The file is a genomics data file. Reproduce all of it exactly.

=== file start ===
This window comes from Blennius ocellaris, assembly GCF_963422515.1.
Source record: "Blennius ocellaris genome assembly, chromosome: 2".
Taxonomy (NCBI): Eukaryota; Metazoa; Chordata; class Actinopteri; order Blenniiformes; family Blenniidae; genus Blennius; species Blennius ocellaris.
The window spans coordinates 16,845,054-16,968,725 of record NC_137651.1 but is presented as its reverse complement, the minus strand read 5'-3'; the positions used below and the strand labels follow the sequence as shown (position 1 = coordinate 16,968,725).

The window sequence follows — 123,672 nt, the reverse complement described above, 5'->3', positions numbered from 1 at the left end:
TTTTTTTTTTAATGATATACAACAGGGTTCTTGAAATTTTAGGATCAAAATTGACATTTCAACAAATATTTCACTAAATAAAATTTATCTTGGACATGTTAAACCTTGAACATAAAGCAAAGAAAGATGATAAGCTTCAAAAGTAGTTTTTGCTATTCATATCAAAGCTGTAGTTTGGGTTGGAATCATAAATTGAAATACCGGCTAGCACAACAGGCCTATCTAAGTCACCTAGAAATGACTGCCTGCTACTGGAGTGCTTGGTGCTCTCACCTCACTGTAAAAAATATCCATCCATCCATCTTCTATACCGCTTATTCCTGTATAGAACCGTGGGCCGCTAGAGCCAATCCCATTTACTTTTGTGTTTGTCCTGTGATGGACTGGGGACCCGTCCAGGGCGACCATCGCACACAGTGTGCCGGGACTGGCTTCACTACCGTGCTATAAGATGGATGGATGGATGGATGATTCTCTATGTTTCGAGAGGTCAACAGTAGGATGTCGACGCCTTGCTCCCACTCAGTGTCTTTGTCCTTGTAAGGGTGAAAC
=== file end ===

This window comes from Blennius ocellaris, assembly GCF_963422515.1.
Source record: "Blennius ocellaris genome assembly, chromosome: 2".
Taxonomy (NCBI): Eukaryota; Metazoa; Chordata; class Actinopteri; order Blenniiformes; family Blenniidae; genus Blennius; species Blennius ocellaris.
The window spans coordinates 16,845,054-16,968,725 of record NC_137651.1 but is presented as its reverse complement, the minus strand read 5'-3'; the positions used below and the strand labels follow the sequence as shown (position 1 = coordinate 16,968,725).

The window sequence follows — 123,672 nt, the reverse complement described above, 5'->3', positions numbered from 1 at the left end:
TTTTTTTTTTAATGATATACAACAGGGTTCTTGAAATTTTAGGATCAAAATTGACATTTCAACAAATATTTCACTAAATAAAATTTATCTTGGACATGTTAAACCTTGAACATAAAGCAAAGAAAGATGATAAGCTTCAAAAGTAGTTTTTGCTATTCATATCAAAGCTGTAGTTTGGGTTGGAATCATAAATTGAAATACCGGCTAGCACAACAGGCCTATCTAAGTCACCTAGAAATGACTGCCTGCTACTGGAGTGCTTGGTGCTCTCACCTCACTGTAAAAAATATCCATCCATCCATCTTCTATACCGCTTATTCCTGTATAGAACCGTGGGCCGCTAGAGCCAATCCCATTTACTTTTGTGTTTGTCCTGTGATGGACTGGGGACCCGTCCAGGGCGACCATCGCACACAGTGTGCCGGGACTGGCTTCACTACCGTGCTATAAGATGGATGGATGGATGGATGATTCTCTATGTTTCGAGAGGTCAACAGTAGGATGTCGACGCCTTGCTCCCACTCAGTGTCTTTGTCCTTGTAAGGGTGAAAC